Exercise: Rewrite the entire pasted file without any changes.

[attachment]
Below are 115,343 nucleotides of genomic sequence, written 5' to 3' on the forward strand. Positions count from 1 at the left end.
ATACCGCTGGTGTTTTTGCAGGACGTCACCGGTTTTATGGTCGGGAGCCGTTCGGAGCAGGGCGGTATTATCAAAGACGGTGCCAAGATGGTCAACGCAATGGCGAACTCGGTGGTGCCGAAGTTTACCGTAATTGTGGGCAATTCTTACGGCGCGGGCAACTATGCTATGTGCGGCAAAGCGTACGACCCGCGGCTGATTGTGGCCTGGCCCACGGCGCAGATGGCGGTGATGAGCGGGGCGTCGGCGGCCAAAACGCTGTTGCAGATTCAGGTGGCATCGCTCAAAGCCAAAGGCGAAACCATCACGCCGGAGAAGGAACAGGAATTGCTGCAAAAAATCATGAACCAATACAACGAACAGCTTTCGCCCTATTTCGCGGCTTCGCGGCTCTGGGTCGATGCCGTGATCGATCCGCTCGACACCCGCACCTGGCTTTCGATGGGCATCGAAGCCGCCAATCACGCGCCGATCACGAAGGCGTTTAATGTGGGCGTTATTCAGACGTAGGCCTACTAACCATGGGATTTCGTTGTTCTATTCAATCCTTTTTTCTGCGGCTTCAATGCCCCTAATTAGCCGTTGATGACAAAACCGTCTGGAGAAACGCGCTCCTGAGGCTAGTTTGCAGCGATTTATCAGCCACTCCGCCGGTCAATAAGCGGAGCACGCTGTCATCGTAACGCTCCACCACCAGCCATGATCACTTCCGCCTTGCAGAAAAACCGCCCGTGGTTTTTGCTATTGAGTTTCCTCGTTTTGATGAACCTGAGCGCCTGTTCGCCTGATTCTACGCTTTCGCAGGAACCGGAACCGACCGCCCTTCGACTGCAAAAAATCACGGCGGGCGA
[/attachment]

Below are 115,343 nucleotides of genomic sequence, written 5' to 3' on the forward strand. Positions count from 1 at the left end.
ATACCGCTGGTGTTTTTGCAGGACGTCACCGGTTTTATGGTCGGGAGCCGTTCGGAGCAGGGCGGTATTATCAAAGACGGTGCCAAGATGGTCAACGCAATGGCGAACTCGGTGGTGCCGAAGTTTACCGTAATTGTGGGCAATTCTTACGGCGCGGGCAACTATGCTATGTGCGGCAAAGCGTACGACCCGCGGCTGATTGTGGCCTGGCCCACGGCGCAGATGGCGGTGATGAGCGGGGCGTCGGCGGCCAAAACGCTGTTGCAGATTCAGGTGGCATCGCTCAAAGCCAAAGGCGAAACCATCACGCCGGAGAAGGAACAGGAATTGCTGCAAAAAATCATGAACCAATACAACGAACAGCTTTCGCCCTATTTCGCGGCTTCGCGGCTCTGGGTCGATGCCGTGATCGATCCGCTCGACACCCGCACCTGGCTTTCGATGGGCATCGAAGCCGCCAATCACGCGCCGATCACGAAGGCGTTTAATGTGGGCGTTATTCAGACGTAGGCCTACTAACCATGGGATTTCGTTGTTCTATTCAATCCTTTTTTCTGCGGCTTCAATGCCCCTAATTAGCCGTTGATGACAAAACCGTCTGGAGAAACGCGCTCCTGAGGCTAGTTTGCAGCGATTTATCAGCCACTCCGCCGGTCAATAAGCGGAGCACGCTGTCATCGTAACGCTCCACCACCAGCCATGATCACTTCCGCCTTGCAGAAAAACCGCCCGTGGTTTTTGCTATTGAGTTTCCTCGTTTTGATGAACCTGAGCGCCTGTTCGCCTGATTCTACGCTTTCGCAGGAACCGGAACCGACCGCCCTTCGACTGCAAAAAATCACGGCGGGCGA